At the mention of “vanilla”, the first things I think of are ice cream, cake and other tasty foods. Next, I think of the little bottles of vanilla extract or flavouring that I often use when baking. In turn, that makes me think of the brown, shrivelled vanilla pods I have occasionally used in particular recipes. Vanilla is a popular ingredient in many foods and perfumes, but where does it come from?
The answer lies in an orchid called Vanilla planifola (also known as flat-leaved vanilla), which originates from Mexico. The Totonac people of Mexico were the first to cultivate vanilla. In their mythology, this plant was born when Princess Xanat—whose father had forbidden her from marrying a mortal—fled to the forest with her human lover. The lovers were captured and killed, and it is said that the vine of the first vanilla plant grew from the ground where their blood landed (2).
This myth reflects how highly vanilla was prized in the Totonac culture. Flat-leaved vanilla is a climbing vine and its delicate greenish-yellow flowers give rise to vanilla pods that contain hundreds of tiny seeds (2). The pods take about 6-9 months to mature on the vine, and then they are harvested, dried and fermented to produce the distinctive vanilla flavour (1), so it easy to understand how the pods became precious to the Totonacs.
Vanilla also became popular with the the Aztecs after they invaded Totonac lands. When the Spanish arrived in South America and reached the Aztec leader Montezuma, the Aztecs believed that their creator had returned and presented gifts, including their favourite drink, which was made from cocoa beans (chocolatl) (1). This drink contained vanilla and other various flavours that were previously unknown to the Spanish. Not surprisingly, vanilla soon became popular across Europe.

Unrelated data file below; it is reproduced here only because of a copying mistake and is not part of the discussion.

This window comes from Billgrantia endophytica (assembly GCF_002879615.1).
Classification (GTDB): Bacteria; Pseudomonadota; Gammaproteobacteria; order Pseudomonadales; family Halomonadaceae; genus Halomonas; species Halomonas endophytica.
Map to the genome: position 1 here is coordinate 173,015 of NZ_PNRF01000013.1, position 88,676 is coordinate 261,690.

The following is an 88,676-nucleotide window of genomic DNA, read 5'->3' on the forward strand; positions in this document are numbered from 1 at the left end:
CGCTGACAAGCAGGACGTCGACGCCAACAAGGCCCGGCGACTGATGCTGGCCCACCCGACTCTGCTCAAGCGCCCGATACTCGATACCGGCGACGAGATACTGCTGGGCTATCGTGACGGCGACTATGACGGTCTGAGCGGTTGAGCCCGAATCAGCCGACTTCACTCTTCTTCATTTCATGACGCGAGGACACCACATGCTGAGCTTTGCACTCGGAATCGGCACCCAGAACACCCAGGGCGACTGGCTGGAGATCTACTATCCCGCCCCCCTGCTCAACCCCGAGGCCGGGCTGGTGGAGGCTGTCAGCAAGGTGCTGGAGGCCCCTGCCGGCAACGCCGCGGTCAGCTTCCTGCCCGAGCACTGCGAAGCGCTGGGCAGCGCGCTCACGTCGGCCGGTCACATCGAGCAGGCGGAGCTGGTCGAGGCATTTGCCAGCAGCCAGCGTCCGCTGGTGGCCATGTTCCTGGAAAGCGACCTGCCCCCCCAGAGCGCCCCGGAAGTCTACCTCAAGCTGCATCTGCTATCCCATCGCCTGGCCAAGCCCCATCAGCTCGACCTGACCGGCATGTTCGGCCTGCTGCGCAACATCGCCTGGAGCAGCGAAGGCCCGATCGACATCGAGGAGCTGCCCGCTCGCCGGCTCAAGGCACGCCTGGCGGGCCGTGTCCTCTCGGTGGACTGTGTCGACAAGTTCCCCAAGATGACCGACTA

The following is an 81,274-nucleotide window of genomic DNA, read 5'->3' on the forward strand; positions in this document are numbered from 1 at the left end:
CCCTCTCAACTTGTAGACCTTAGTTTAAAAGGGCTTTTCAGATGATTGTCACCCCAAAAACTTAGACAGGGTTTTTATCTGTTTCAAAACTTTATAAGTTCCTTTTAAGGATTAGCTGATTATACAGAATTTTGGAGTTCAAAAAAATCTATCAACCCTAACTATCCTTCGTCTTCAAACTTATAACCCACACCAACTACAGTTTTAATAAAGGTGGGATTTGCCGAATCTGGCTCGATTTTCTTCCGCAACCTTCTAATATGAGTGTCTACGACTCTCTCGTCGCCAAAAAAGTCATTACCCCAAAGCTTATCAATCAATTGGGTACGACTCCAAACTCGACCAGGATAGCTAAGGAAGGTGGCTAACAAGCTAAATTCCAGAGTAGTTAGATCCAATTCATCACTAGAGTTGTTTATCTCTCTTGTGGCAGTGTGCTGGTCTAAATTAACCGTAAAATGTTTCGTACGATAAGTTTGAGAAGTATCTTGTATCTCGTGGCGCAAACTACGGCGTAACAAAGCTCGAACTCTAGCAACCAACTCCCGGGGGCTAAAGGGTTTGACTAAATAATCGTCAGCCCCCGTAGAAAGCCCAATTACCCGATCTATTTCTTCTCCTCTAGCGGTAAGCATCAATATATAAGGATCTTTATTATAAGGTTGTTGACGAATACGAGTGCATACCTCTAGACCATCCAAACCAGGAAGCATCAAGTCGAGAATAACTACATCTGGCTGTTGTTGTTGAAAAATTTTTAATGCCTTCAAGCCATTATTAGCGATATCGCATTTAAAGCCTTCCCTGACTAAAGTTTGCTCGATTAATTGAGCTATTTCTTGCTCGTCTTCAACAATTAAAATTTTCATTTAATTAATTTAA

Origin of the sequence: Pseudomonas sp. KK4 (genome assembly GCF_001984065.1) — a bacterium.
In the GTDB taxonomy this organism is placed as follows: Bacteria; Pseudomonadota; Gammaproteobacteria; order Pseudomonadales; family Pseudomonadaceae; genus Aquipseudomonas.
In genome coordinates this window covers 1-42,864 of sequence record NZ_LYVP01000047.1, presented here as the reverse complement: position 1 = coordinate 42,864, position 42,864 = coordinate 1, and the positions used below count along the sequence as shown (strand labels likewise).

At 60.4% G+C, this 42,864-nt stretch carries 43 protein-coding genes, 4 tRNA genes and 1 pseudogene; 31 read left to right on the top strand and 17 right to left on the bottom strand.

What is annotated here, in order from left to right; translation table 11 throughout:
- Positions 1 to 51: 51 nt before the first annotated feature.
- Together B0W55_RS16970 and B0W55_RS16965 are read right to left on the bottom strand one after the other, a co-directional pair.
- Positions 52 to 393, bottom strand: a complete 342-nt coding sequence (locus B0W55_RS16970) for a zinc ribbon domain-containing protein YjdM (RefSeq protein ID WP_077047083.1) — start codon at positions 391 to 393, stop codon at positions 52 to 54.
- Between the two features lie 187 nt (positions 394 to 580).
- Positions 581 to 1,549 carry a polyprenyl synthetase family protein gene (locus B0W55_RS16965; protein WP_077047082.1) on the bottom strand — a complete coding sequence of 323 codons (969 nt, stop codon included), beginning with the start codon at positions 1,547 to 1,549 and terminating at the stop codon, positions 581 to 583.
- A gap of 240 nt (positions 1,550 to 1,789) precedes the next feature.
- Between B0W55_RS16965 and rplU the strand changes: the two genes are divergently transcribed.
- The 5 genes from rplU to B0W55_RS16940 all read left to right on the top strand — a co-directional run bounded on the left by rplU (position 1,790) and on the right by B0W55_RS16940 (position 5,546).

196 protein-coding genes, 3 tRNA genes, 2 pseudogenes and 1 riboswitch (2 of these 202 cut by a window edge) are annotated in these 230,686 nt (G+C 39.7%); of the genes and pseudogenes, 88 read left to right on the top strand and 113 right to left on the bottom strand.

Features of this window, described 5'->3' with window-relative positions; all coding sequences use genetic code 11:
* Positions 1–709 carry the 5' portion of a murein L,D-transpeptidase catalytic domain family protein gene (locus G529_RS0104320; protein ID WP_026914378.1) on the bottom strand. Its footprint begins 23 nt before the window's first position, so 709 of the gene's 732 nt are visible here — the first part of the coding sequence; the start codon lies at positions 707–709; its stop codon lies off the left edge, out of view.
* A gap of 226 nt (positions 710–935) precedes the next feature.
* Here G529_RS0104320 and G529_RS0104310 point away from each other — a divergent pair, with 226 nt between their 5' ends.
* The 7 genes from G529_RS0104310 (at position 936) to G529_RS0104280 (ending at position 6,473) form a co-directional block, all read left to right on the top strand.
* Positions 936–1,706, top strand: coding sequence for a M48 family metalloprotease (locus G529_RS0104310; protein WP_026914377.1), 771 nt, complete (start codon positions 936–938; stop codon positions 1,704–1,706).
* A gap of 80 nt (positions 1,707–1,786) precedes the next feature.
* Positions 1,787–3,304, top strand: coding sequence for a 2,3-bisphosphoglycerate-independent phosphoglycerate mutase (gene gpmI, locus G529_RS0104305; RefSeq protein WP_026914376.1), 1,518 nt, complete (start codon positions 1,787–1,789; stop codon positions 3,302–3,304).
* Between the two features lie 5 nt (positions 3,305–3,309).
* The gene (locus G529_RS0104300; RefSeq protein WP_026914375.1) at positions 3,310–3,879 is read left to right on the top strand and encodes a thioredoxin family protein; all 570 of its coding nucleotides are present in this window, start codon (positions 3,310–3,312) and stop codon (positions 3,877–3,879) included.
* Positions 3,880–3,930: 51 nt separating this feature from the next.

The Spanish kept tight control of vanilla production until the early 1800s, when French entrepreneurs shipped vanilla plants to the Islands of Réunion and Mauritious in the Southern Indian Ocean (2). The early attempts to grow flat-leaved vanilla outside of South America were not successful because the vanilla flowers, which only last one day, were missing their natural pollinators. In 1841, a 12-year old slave called Edmond Albius developed a simple and efficient hand-pollination method using a small pointed stick (2). By 1898, Madagascar, Réunion, and the Cooris Islands produced about 80% of the world’s vanilla (2).
Two other species of vanilla orchid—V. tahitensis and V. pompona—are also cultivated to produce vanilla, but the majority of the world’s supply comes from flat-leaved vanilla (3). Today, the main producers are Madagascar and other islands in the Indian Ocean, and Indonesia. The flowers are still pollinated by hand and, since the production process is so labour-intensive, vanilla is the second most expensive spice in the world behind saffron (2).
Vanilla contains more than 250 active ingredients, but the main one that is responsible for its distinctive flavour is called vanillin. Vanilla is so expensive–and the flavour is so popular–that many of the vanilla-flavoured food products we eat are made from artificially-made vanillin. Currently, most vanillin is produced by converting a naturally occurring organic compound called guaiacol, but researchers are also developing methods to produce vanillin from other sources, for example, from a structural molecule found in most plants called lignin. Another possibility may be to use a soil bacterium to convert a compound found in sugar beet pulp, wheat/maize bran and other agricultural waste products into vanillin (4). Unfortunately, I’ve struggled to find out more about this research because much of the published literature appears to be behind paywalls (grr!).
Whatever methods we use to make vanillin, the demand for “real” vanilla in premium foods is likely to sustain the livelihoods of the people that cultivate flat-leaved vanilla for some time yet!
Flat-leaved vanilla is the Organism of the Month. Apologies for the delay in publishing this post, it has taken me longer to finish than planned due to a combination of a family holiday, illness and the demands of my growing garden!
- Laws, B (2010) Fifty plants that changed the course of history. David and Charles
- Wikipedia: Vanilla https://en.wikipedia.org/wiki/Vanilla (retrieved 16/07/15)
- Schmitt et al. (2015) Highly selective generation of vanillin by anodic degradation of lignin: a combined approach of electrochemistry and product isolation by adsorption. Beilstein Journal of Organic Chemistry. http://www.ncbi.nlm.nih.gov/pmc/articles/PMC4419547/
- Greener Industry Vanillin http://www.greener-industry.org.uk/pages/vanillin/8Vanillin_PM3.htm (retrieved 16/07/15)